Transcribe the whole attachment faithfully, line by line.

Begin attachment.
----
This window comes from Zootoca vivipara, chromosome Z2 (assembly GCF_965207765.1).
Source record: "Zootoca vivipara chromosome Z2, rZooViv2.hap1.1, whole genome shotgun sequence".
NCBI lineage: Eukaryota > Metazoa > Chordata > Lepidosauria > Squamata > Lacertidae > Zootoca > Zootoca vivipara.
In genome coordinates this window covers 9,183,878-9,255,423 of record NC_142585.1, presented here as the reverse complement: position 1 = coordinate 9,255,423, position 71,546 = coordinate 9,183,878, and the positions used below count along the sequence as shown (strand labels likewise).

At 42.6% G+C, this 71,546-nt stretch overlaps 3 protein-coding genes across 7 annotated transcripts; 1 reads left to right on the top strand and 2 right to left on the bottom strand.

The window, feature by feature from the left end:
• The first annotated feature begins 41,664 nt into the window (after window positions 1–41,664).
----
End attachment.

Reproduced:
This window comes from Zootoca vivipara, chromosome Z2 (assembly GCF_965207765.1).
Source record: "Zootoca vivipara chromosome Z2, rZooViv2.hap1.1, whole genome shotgun sequence".
NCBI lineage: Eukaryota > Metazoa > Chordata > Lepidosauria > Squamata > Lacertidae > Zootoca > Zootoca vivipara.
In genome coordinates this window covers 9,183,878-9,255,423 of record NC_142585.1, presented here as the reverse complement: position 1 = coordinate 9,255,423, position 71,546 = coordinate 9,183,878, and the positions used below count along the sequence as shown (strand labels likewise).

At 42.6% G+C, this 71,546-nt stretch overlaps 3 protein-coding genes across 7 annotated transcripts; 1 reads left to right on the top strand and 2 right to left on the bottom strand.

The window, feature by feature from the left end:
• The first annotated feature begins 41,664 nt into the window (after window positions 1–41,664).